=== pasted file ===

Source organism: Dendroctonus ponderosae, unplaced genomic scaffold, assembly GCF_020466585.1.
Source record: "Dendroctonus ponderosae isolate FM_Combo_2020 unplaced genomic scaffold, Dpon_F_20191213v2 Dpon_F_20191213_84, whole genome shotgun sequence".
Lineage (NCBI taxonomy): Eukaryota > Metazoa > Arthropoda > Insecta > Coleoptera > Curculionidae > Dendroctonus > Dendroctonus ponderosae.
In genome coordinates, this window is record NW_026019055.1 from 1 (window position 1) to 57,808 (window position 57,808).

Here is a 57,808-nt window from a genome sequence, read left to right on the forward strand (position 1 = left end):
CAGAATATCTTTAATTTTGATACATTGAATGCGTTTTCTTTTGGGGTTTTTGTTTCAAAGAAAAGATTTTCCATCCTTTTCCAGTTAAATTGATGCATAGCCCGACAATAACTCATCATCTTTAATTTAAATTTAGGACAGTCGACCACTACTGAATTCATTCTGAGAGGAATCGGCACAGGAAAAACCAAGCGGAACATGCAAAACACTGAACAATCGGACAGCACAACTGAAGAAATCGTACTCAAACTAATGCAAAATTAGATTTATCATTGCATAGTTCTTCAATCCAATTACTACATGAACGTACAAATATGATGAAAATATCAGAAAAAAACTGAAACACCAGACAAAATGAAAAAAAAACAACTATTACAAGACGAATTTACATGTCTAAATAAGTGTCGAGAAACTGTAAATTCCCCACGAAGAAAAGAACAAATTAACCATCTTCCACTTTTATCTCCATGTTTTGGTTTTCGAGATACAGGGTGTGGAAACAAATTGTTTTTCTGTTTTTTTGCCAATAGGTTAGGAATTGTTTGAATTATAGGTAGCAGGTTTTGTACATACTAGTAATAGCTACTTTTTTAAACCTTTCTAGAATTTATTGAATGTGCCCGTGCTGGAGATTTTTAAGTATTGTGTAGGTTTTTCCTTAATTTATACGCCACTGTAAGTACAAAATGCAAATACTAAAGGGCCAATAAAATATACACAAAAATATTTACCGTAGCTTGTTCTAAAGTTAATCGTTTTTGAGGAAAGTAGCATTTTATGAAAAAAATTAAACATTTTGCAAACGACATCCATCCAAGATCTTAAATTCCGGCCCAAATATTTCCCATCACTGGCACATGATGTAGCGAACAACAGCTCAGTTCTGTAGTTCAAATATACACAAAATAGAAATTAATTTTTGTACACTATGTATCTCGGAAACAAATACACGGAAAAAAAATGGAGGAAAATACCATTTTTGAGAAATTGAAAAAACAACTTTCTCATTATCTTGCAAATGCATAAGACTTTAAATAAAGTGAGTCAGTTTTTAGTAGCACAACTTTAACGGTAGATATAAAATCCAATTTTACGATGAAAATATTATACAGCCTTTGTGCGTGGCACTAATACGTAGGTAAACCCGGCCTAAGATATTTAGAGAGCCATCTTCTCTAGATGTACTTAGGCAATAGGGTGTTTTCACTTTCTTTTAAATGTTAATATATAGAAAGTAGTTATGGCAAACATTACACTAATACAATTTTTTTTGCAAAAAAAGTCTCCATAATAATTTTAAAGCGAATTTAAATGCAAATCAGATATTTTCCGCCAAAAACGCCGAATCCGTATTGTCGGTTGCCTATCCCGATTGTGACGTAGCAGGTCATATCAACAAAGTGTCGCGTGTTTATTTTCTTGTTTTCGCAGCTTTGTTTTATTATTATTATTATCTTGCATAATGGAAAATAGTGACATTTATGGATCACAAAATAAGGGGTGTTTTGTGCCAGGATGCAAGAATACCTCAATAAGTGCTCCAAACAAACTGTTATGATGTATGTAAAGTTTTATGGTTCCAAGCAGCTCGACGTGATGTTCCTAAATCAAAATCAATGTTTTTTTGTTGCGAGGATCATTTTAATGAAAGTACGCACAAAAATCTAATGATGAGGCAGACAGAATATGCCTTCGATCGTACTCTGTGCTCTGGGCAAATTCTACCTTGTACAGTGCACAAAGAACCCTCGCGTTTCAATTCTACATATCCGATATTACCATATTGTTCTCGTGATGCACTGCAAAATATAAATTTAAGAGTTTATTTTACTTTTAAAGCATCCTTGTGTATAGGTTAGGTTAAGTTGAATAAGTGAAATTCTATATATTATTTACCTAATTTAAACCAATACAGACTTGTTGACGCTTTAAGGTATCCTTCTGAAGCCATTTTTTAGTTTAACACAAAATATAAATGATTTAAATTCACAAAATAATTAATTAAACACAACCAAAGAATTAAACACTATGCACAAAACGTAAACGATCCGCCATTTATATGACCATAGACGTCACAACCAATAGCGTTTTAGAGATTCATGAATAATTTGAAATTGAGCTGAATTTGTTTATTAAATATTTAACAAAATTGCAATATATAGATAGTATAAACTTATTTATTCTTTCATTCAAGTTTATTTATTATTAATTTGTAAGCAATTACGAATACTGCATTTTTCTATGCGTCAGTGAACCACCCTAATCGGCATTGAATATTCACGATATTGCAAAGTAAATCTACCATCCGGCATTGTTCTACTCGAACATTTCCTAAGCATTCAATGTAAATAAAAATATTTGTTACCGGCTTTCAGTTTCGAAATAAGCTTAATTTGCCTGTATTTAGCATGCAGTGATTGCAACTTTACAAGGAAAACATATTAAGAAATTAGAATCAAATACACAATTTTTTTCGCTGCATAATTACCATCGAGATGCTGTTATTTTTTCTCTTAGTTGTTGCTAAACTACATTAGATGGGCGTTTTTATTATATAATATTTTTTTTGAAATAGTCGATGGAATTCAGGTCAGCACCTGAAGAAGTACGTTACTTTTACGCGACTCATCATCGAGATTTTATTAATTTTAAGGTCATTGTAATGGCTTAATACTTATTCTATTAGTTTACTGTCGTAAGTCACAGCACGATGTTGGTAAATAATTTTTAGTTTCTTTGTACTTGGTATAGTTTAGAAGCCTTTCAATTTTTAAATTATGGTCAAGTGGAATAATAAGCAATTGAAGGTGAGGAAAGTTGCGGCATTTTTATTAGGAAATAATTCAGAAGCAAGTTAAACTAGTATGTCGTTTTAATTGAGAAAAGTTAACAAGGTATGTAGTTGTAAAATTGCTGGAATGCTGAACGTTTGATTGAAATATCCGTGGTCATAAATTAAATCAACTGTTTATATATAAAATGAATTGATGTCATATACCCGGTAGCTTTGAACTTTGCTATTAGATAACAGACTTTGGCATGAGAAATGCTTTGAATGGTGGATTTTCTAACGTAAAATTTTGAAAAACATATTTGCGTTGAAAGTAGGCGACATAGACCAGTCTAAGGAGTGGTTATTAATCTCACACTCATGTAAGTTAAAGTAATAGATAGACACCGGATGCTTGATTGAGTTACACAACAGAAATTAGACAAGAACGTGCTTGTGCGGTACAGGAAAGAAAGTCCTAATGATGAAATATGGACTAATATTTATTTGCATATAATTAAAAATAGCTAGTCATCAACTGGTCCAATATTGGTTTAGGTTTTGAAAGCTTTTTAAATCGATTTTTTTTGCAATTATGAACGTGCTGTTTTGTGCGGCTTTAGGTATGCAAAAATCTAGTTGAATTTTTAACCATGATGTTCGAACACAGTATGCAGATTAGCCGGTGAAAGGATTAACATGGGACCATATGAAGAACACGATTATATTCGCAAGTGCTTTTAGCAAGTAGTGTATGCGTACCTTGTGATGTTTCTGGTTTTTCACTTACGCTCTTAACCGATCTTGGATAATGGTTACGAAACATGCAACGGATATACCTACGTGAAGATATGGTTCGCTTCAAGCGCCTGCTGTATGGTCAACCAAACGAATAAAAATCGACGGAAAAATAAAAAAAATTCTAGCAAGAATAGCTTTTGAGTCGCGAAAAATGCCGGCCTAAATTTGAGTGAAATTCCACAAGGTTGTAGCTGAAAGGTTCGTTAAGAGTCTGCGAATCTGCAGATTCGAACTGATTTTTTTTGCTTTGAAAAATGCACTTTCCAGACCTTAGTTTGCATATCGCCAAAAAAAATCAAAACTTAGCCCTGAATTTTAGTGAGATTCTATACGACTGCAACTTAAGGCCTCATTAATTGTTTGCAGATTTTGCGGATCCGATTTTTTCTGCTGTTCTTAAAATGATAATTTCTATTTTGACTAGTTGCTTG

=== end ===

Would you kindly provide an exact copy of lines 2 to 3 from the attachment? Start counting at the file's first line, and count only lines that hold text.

Source record: "Dendroctonus ponderosae isolate FM_Combo_2020 unplaced genomic scaffold, Dpon_F_20191213v2 Dpon_F_20191213_84, whole genome shotgun sequence".
Lineage (NCBI taxonomy): Eukaryota > Metazoa > Arthropoda > Insecta > Coleoptera > Curculionidae > Dendroctonus > Dendroctonus ponderosae.